The Wit and Wisdom of H.H. Lomax

Of the many characters Preston Lewis has created as a western and historical novelist, H.H. Lomax is the most endearing and enduring.  His droll wit, his irreverent perspective and his colorful idioms combine to provide insightful and often humorous perspectives on the events and characters of the Old West as well as on life in general.  Note Lomax’s perspective on various topics:

General Custer
There weren’t enough mirrors in the world to adequately reflect his opinion of himself. And my low opinion of the man did little to narrow the waistline of his bulging vanity….Fact was, if you had ordered a thousand sons of bitches from a Chicago mail-order house and only received him, you’d mark your bill paid in full. —Bluster’s Last StandBluster's Last Stand Cover

Meeting Tom Custer:
That’s when I had the first inkling that bastards, like bananas, came in bunches.–Bluster’s Last Stand

Fight at Last Stand Hill
It seemed like forever, but it was over in an hour or less.  –-Bluster’s Last Stand

Philosophy of Life
Once things get to going good, something comes along and changes everything for the worse. —The Redemption of Jesse James

He didn’t strike me as the kind of man who’d grow bowlegged toting his brains around. —The Demise of Billy the Kid

Parental Responsibilities
The way I saw it, if Pa and Momma had brought me into the world, they should’ve made my life easier rather than putting me to doing chores. —The Redemption of Jesse James

Running a saloon is as respectable an occupation, as say, running for political office, and you get to meet a higher class of people. —Mix-Up at the O.K. Corral

Custer’s Presidential Ambitions
I knew Custer was just the type of man the nation needed, if we wanted to run the country into the ground.  That’s when I came to understand that ambition trumped truth and the quest for political power trumped decency. —Bluster’s Last Stand

Custer’s Political Future
I figured his future was in hell, then realized politics and hell were likely one and the same, there not being a decent person in either. —Bluster’s Last Stand

I certainly hadn’t intended to tell a lie, but the facts got away from me.  And I knew I would never tell another lie unless it couldn’t be avoided. —The Redemption of Jesse James

Texas was a big state. You could ride all day and not see anything worth seeing. Most of Texas was a hundred miles from civilization, fifty miles from water, and six inches from hell. —Bluster’s Last Stand

Generally I preferred Texans to smallpox, Republicans and tax collectors, but little else. —The Redemption of Jesse James

Frontier Civilization
In every boomtown I’d ever been in, I’d heard a clamor for the law to come in and civilize the place.  Only problem was, the law was just as bad as the lawless, and the little man got trampled by them both. —Mix-Up at the O.K. Corral

Farm Work
Farming is damn boring work, unless you enjoy watching a mule’s butt as you wrestle a plow through the stubborn earth. —The Redemption of Jesse James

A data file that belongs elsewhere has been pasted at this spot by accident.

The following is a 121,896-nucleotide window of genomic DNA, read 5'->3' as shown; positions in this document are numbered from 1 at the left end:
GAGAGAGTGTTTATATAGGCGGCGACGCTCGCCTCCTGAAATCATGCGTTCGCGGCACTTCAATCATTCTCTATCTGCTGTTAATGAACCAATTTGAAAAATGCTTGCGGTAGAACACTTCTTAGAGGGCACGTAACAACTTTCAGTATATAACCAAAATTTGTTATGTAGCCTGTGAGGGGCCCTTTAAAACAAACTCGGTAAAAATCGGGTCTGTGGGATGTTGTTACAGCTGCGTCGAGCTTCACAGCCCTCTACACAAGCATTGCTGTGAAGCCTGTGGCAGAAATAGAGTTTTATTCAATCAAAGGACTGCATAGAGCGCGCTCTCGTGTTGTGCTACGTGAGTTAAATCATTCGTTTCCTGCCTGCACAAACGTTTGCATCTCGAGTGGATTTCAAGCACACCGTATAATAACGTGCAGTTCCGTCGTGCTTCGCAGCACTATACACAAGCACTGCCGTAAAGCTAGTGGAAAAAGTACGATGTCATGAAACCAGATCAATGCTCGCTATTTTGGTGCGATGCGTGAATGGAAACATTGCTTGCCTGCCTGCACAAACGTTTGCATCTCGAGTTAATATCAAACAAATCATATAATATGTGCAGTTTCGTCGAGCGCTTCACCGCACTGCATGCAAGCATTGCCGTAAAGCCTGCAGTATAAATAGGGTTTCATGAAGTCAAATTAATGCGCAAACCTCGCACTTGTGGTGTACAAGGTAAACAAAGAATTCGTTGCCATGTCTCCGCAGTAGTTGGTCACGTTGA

Buffalo Bill Cody
With a dramatic gesture he must have learned from theater work, he yanked off his hat and bowed like a performer after a standing ovation.  That was Cody.  He craved attention and acclaim as well as the women that always seemed to be with him when his wife wasn’t. —Bluster’s Last Stand

The Earp Brothers
I came to believe there were several nooses hanging in their family tree. —Mix-Up at the O.K. Corral

Doc Holliday
Guns weren’t always loaded, but Doc generally was, which was what made him so dangerous. —Mix-Up at the O.K. Corral

Big Nose Kate
I had to admit she was a comely woman, save for the nose, and I had a good curiosity about how she treated a man.  But I’d never considered suicide, which I figured I might be doing by messing with Doc’s woman, even if she was her own woman most of the time. —Mix-Up at the O.K. Corral

Waco and Religion
Waco … seemed to have more churches than people …On top of that, the fine people of Waco had a fancy four-story brick jail, promoted as the best in Texas.  The way I figured it, Waco shouldn’t need a jail with so many churches and pious folks around. —Bluster’s Last Stand

Female Poise
Nothing gives a woman more confidence than good looks and plenty of money.
The Demise of Billy the Kid

Bad Company
I knew these were all bad men and I didn’t much care for them, but I sure liked their food….There’s no better steak than one from another man’s beef. —The Demise of Billy the Kid

Fine Dining
Eating jerky’s about like chewing an old boot, though not as tasty. —The Demise of Billy the Kid

Rustling Cats
Now, I tried to be a law-abiding citizen whenever I could, so I considered the law as I knew it.  It was against the law to steal cattle, but this wasn’t a cow.  It was against the law to steal horses, but this wasn’t a horse.  It was against the law to steal chickens, but this wasn’t a chicken.  I had never heard of a law against stealing cats.  “Here, kitty, kitty,” I whispered. —Mix-Up at the O.K. Corral

Death Threats
Waiting to be killed is an easy assignment.  You just sit around and worry. —Bluster’s Last Stand

His Future:
I didn’t know where I was going, but that was nothing new for me. —The Redemption of Jesse James


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